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Long head of biceps: the biomechanics of injury

October 21, 2010

Taken from “Conservative Management of Sports Injuries” (Hyde & Gengenbach 2007)

Chapter 13: The Shoulder, by Dr. Andreo Spina & Dr. Jason Pajaczkowski

Impingement and the Long Head of the Biceps Tendon (pg 525-526)

Tears of the supraspinatus will usually accompany tears of other tendons and occur befor ruptures of the biceps in a ratio of approximately 7 to 1.  The biceps may rupture first if subjected to excessive impingement wear owing to shallowness or laterality of the bicipital groove.1 The synovial lining of the long head of the biceps is an extension of the synovium of the shoulder joint and the rotator cuff.  Therefore, any inflammation of the cuff muscles or in the joint itself will inherently extend down along the biceps sheath.  A narrow bicipital groove and restrictive transverse humeral ligament will further provoke the tenosynovitis, usually beneath or just distal to the transverse ligament, and the situation will become chronic.2

Most biceps tenosynovitis and ruptures are thought to be caused by subacromial impingement.  Also, because of the biceps function to depress the humeral head, injury such as rupture or dislocation of the long head may escalate impingement because its restraining action is lost.  Rupture of the biceps tendon is rare, even in the young adult sustaining severe trauma.3 Such injury occurs in young weight lifters, in whom acute rupture is provoked by a single violent effort.  Usually, however, the tendon will become worn by repetitive stress, and the tear will occur in the weakened area.  Steroid injections into such a weakened area can expedite the development of a complete tear of the biceps tendon.1 Very rarely is the biceps tendon the primary lesion of the shoulder.  More commonly, rotator cuff insufficiency or glenohumeral instability will cause superior translation of the humeral head (either statically or dynamically), which results in impingement of the biceps tendon.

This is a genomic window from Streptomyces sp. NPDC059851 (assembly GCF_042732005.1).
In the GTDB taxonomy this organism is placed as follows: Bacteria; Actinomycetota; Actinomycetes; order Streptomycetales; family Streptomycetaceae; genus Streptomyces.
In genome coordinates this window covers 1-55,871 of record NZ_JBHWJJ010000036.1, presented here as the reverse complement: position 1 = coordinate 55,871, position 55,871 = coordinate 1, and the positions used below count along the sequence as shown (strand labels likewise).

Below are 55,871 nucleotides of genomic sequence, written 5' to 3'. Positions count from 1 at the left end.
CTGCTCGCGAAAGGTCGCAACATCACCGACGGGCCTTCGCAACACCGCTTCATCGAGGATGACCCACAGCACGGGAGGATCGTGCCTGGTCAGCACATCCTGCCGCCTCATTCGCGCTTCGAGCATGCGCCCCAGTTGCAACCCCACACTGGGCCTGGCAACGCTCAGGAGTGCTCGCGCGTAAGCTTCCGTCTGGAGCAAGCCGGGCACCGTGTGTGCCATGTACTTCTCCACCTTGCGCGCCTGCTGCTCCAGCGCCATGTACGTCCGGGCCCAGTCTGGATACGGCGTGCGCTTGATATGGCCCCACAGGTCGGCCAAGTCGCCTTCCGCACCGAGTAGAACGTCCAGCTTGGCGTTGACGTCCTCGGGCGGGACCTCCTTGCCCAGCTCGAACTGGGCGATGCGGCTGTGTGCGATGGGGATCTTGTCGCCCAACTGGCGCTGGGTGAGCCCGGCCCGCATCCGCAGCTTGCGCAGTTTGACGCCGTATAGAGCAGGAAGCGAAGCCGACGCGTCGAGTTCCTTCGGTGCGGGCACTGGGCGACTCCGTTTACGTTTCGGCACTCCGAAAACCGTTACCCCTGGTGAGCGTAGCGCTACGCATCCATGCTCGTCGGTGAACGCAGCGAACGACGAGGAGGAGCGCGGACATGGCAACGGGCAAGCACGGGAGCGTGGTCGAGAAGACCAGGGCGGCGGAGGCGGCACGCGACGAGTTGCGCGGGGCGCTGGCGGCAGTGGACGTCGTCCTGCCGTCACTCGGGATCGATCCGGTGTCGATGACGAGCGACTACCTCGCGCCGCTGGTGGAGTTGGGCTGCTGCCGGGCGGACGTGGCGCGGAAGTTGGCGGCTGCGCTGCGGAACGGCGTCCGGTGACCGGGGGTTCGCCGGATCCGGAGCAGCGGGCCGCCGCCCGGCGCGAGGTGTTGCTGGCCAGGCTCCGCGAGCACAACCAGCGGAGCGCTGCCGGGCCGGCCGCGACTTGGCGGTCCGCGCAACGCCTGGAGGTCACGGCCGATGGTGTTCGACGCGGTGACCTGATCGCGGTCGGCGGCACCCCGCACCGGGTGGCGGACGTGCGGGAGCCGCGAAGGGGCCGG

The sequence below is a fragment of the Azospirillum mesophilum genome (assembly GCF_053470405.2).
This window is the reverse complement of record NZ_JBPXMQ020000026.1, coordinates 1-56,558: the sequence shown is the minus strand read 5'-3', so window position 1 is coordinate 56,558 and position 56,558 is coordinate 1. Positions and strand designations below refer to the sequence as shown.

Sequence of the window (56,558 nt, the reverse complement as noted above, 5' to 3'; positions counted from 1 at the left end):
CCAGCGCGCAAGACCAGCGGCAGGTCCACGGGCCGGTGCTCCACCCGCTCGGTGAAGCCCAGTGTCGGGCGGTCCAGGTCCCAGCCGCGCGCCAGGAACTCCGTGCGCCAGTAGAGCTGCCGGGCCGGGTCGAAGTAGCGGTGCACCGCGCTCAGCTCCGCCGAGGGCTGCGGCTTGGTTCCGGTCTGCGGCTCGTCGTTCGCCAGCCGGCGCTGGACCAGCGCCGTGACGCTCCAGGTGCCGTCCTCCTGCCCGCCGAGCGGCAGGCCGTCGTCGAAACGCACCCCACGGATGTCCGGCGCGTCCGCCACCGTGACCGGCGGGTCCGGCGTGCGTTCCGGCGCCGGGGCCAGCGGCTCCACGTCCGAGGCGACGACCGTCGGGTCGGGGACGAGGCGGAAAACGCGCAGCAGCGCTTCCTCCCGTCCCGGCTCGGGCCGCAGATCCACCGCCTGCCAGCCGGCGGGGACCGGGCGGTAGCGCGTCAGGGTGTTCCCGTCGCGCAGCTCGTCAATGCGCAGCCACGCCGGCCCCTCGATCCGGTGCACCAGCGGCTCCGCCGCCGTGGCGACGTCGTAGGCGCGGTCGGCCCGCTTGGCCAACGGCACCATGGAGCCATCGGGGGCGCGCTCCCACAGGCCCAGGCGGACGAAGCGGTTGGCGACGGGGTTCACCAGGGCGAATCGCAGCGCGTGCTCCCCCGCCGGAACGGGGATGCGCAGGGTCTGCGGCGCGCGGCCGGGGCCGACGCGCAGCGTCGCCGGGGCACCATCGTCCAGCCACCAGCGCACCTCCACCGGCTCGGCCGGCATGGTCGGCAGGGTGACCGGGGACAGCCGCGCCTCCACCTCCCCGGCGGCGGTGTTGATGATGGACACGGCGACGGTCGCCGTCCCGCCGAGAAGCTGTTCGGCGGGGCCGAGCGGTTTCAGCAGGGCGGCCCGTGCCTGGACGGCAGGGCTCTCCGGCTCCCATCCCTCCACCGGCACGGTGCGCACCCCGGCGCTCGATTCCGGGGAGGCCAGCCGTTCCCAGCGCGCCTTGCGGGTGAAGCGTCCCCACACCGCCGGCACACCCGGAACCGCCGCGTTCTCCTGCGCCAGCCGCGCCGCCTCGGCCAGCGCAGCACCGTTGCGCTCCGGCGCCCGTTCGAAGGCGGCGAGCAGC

The biceps tendon may become worn due to a narrow tunnel-shaped intertubular groove, or it may dislocate medially.  Acute fixed medial displacement or subluxation is rare but can occur due to a tear in the coracohumeral ligament.  In cases of trauma, it is important to rule out osteochondral fracture involving the bicipital groove, or damage to the lesser tuberosity or subscapular tendon.  A bicipital groove radiograph is necessary in diagnosis of any bony irregularities.  The dimensions of the intertubercular groove can be measured radiographically and may help to assess the state of the bicipital tendon.  An arthogram may also be necessary to detect the position of the tendon.

1.  Ellman H.  Shoulder arthroscopy: current indications and techniques.  Orthop. 1988;11:45-51.

2.  Neviaser TJ.  The role of the biceps tendon in the impingement syndrome.  Orthop Clin North Am.  1987;18:383-386.

3.  Parsons I, Aprelvea M, Fu F, Woo S.  The effect of rotator cuff tears on reaction forecs at the glenohumeral joint. J Ortho Res.  2002;20:439-446.

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